While there is a relatively rich literature measuring curiosity outside of sport, there is little research on measuring sport fans’ curiosity. Based on Berlyne’s (1960) two dimensions of curiosity, the current research project aimed to develop a reliable and valid measurement scale for sport fans’ specific curiosity. Convenience samples of university students were used. Three studies were used to develop the 11-item Sport Fan Specific Curiosity Scale (SFSCS) was developed. Specifically, the SFSCS consisted of three factors: specific information (5 items), general information (3 items), and sport facility information (3 items). The SFSCS was found to be a reliable and valid scale to measure sport fans’ specific curiosity. The scale should be useful in predicting aspects of sport fan behavior for sport fans at various stages.
Seong-Hee Park, Jae-Pil Ha, and Daniel Mahony
Katherine Sveinson and Larena Hoeber
Female sport fan research has been gaining momentum in recent years (e.g., Farrell, Fink, & Fields, 2011; Osborne & Coombs, 2013; Pope, 2011, 2013; Sveinson & Hoeber, 2015). Much of this research focuses on the marginalization that these sport fans experience (e.g., Crawford & Gosling, 2004; Jones, 2008; Sherlock & Elsden, 2000), with little attention given to experiences of empowerment. Therefore, this study sought to explore if female sport fans’ experiences involve marginalization, empowerment, or both and what contributes to these experiences. Multiple individual interviews were conducted with seven highly identified, displaced female sport fans. The data were analyzed through a three-step process involving open, axial, and selective coding (Strauss & Corbin, 1990). The findings demonstrated that the participants experience marginalization based on assumptions that women are inauthentic sport fans. They also felt empowered when they were able to demonstrate legitimacy and authenticity in their fanship.
Aaron C. Mansfield, Matthew Katz, and Elizabeth B. Delia
al., 2018 ; Mansfield, 2020 ), and health may have an impact. Thus, the purpose of this study is to illuminate how health-conscious sport fans negotiate their multiple role identities. To this end, we conducted semistructured long interviews with 17 self-identified health-conscious sport fans, examining
Aaron C. Mansfield, E. Nicole Melton, and Matthew Katz
incongruence) between fan identity and health consciousness and (b) to examine whether health-conscious sport fans experience identity conflict, given evidence suggesting discrepancies between these two identities. Lock and Heere ( 2017 ) noted role identity as an area of sport consumer behavior research ripe
Craig Hyatt, Shannon Kerwin, Larena Hoeber, and Katherine Sveinson
The literature on sport fans suggests that parents, most commonly fathers, have a significant influence on what teams their children come to support ( James, 2001 ; Kolbe & James, 2000 ; Spaaij & Anderson, 2010 ; Wann, 2006 ). However, in two studies involving former fans of National Hockey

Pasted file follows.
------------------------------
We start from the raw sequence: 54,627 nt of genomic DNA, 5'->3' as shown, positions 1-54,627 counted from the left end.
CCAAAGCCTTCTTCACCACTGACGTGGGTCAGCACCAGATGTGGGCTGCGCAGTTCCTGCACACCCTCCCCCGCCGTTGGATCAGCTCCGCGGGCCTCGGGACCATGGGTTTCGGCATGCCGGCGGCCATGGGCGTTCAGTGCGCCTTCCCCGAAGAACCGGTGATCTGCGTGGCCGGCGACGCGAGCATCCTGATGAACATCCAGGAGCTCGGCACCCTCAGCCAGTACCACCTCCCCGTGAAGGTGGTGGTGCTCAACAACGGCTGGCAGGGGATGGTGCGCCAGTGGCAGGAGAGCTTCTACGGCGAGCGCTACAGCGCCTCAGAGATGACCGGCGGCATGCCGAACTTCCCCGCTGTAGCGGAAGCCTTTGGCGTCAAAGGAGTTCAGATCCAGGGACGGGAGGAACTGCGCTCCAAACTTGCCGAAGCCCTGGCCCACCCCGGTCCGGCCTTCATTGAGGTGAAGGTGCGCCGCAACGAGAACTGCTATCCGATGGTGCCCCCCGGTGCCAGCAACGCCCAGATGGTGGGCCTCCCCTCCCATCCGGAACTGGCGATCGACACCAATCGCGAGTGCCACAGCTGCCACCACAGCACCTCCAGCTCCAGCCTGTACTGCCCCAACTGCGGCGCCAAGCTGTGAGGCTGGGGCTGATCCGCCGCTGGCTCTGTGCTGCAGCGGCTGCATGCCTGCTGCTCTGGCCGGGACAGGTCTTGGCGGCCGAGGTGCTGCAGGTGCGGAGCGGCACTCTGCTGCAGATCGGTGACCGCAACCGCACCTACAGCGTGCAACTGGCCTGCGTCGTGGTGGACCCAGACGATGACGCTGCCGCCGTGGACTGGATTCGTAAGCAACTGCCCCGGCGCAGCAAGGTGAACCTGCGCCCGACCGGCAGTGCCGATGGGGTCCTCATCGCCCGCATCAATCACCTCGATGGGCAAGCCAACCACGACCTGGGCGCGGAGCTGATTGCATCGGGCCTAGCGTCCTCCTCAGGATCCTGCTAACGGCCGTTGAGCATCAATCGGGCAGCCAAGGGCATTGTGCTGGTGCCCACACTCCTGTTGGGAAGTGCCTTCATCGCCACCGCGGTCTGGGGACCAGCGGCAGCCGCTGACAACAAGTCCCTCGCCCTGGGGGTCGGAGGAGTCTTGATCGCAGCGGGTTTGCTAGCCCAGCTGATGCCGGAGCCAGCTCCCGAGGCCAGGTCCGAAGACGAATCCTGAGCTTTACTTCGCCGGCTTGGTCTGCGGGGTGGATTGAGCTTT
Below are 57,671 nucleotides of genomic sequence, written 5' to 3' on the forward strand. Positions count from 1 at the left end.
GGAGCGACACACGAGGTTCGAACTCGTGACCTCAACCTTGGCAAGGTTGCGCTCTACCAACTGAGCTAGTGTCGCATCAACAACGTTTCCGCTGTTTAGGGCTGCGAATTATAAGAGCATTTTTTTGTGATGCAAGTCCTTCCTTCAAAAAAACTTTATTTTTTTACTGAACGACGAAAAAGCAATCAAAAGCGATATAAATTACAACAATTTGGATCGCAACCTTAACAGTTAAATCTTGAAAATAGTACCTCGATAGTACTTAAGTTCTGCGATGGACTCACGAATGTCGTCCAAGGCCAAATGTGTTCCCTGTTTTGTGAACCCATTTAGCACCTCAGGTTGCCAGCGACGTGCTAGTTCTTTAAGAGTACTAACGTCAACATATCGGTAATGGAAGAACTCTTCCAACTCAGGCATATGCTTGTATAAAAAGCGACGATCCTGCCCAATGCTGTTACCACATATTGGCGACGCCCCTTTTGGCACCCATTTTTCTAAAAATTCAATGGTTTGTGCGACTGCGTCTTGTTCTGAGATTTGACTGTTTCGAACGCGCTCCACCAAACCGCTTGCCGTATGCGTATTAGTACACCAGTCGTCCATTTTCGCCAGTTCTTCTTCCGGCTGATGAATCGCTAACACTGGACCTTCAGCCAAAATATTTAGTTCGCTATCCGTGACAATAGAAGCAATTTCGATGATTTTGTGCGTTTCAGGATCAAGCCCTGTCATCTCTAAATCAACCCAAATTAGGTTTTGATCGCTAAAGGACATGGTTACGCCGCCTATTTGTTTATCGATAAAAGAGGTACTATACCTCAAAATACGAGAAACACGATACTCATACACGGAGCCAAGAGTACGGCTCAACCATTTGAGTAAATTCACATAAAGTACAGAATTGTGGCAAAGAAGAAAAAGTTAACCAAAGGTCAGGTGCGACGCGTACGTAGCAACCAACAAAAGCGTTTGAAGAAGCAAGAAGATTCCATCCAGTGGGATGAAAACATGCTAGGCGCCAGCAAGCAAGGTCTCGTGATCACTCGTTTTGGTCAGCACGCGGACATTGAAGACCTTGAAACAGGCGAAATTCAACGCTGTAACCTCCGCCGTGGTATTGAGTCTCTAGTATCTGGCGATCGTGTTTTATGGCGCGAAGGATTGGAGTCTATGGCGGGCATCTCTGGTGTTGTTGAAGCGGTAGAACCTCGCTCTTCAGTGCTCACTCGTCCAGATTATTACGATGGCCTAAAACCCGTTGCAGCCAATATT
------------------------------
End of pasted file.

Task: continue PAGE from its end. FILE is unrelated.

Patrick Gaudreau and Benjamin J.I. Schellenberg
mental representations about the self and the world that should make them react differently compared with other sport fans. Therefore, in this study, we investigated how sport fans reacted to a specific, recent, and controversial cheating incident with the goal of evaluating the extent to which those who
Matthew Katz, Aaron C. Mansfield, and B. David Tyler
characteristics of one’s social network ( Song, Son, & Lin, 2011 ). Consistent with a network approach to social support and well-being, we aimed to extend the study of sport spectatorship and well-being outcomes by emphasizing the role of sport fan network characteristics. Previous scholarship has linked sport
Seong Hee Park, Daniel F. Mahony, and T. Christopher Greenwell
Curiosity has been regarded as a key intrinsic motivational drive for facilitating human exploratory behaviors in many domains, such as psychology, education, and sport. However, no attempt has been made to measure curiosity in a sport context. The purpose of this study was to develop an effective and efficient sport fan exploratory curiosity scale (SFECS). A total of 657 participants were recruited and completed surveys. Various statistical analyses were used to examine the reliability and validity of the scale. The analyses resulted in a reliable and valid scale with three factors (Excitement, New Sport Events, Sport Facility) and a total of 10-items. The SFECS was useful in predicting various sport fan behaviors. Future research should be done in an effort to further refine the scale and to examine the role of curiosity in various practical areas in a sport context.
Seong-Hee Park, Daniel Mahony, and Yu Kyoum Kim
Most literature on sport fan behaviors has focused on highly identified or loyal sport fans. While the literature has found that factors influencing current sport fans and their behaviors are related to, and based on, various psychological, social, and cultural factors, only a limited number of studies have investigated what factors initially attract individuals to consume sport. Curiosity has been found to be one of the crucial motivators that initially influence human exploratory behaviors in many domains. Using theories of curiosity, the present review aims to shed light on the role of curiosity in explaining various sport fan behaviors.
Katharine W. Jones
By Kim Toffoletti. Routledge , 2017, New York and London. Dr. Kim Toffoletti’s book, Women Sport Fans: Identification, Participation, Representation , is the first monograph to examine women sport fans with a global focus. Unlike other studies of women fans ( Dunn, 2014 ; Esmonde, Cooky